BETHEL, Alaska (AP) — Despite being one of the warmest winters on record, tribes along the Kuskokwim River have created the region's longest ice road.
The 200-mile (322-kilometer) road stretches from Bethel to Crooked Creek, KYUK-AM reported Wednesday. The region's ice road has never before reached Crooked Creek.
"It was a good day, a lot of handshaking, a lot of backslapping," said Mark Leary, Director of Development and Operations for the Native Village of Napaimute.
Building the ice road provides employment during a time of year when seasonal work is hard to come by. It gives residents, businesses and government agencies the ability to avoid hefty plane tickets.
Many open holes still perforate the ice, but the freezing and thawing has created a glassy surface that is easy for crews to plow. Equipment upgrades have allowed crews to avoid constant breakdowns like past winters.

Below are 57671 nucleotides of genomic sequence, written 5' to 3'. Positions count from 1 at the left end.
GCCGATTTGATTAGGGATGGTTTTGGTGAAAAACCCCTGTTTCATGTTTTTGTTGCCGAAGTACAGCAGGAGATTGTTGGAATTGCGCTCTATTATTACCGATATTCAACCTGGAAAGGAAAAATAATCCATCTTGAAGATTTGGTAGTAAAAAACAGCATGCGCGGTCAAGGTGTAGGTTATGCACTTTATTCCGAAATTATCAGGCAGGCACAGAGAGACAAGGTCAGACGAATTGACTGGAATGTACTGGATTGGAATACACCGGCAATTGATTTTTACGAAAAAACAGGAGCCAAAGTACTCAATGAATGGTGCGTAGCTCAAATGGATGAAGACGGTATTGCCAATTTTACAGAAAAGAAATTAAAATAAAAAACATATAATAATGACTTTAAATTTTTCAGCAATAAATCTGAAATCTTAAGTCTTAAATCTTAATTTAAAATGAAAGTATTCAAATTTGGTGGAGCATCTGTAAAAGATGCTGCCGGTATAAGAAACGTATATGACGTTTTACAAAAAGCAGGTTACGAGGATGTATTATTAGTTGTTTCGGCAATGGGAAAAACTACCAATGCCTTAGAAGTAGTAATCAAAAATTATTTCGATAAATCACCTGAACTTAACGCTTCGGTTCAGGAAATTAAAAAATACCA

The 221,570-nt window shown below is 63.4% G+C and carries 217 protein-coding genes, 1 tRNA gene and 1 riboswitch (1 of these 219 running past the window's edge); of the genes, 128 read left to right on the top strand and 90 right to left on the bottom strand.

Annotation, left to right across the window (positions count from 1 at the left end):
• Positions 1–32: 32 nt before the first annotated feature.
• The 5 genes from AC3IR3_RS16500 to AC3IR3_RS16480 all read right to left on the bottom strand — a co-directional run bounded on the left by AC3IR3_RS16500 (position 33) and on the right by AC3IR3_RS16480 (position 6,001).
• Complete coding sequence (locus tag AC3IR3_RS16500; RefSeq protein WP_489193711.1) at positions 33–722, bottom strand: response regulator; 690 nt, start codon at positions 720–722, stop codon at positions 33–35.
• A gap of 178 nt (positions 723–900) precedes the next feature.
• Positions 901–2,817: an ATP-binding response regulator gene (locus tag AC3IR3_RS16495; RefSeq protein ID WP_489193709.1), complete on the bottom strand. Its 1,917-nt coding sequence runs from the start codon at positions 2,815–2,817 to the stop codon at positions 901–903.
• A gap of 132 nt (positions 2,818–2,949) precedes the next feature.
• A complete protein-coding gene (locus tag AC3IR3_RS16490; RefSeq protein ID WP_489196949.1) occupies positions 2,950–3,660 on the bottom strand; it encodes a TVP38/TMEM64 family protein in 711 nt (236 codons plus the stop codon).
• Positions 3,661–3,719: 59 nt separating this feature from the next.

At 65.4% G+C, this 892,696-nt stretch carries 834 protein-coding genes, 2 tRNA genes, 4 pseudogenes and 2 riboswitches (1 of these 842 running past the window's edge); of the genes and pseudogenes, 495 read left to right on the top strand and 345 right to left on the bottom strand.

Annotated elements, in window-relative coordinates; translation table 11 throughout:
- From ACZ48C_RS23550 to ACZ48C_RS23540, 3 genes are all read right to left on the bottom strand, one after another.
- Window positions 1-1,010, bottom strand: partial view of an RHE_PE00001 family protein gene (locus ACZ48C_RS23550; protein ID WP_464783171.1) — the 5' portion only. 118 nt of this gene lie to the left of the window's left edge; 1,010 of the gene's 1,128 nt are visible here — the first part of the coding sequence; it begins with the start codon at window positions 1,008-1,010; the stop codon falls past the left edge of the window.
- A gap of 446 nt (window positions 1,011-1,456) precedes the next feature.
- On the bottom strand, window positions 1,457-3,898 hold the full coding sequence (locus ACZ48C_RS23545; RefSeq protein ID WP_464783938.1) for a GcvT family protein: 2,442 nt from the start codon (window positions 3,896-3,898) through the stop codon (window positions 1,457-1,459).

"They proved it can be done, safely, in a wild, long, lonely stretch of the river, too," Leary said.
Travelers along the road south of Crooked Creek are advised to take caution, though.
For 60 miles (97 kilometers) from Crooked Creek to Chuathbaluk, there's no cellphone service and the snow quickly drifts. Farther downriver there are two areas marked with "Danger" signs. One is 10 miles (16 kilometers) below Kalskag at Coffee's Bend, where the road winds between a cut-bank and an open hole. The other area is below Tuluksak, where dark sand has blown across the ice.
"And soon as that sand gets exposed and the sun gets a little stronger, we may lose that area very quickly," Leary said.
The road was cleared amid a winter when road plowing started in mid-January, a month later than usual.
Information from: KYUK-AM, http://www.kyuk.org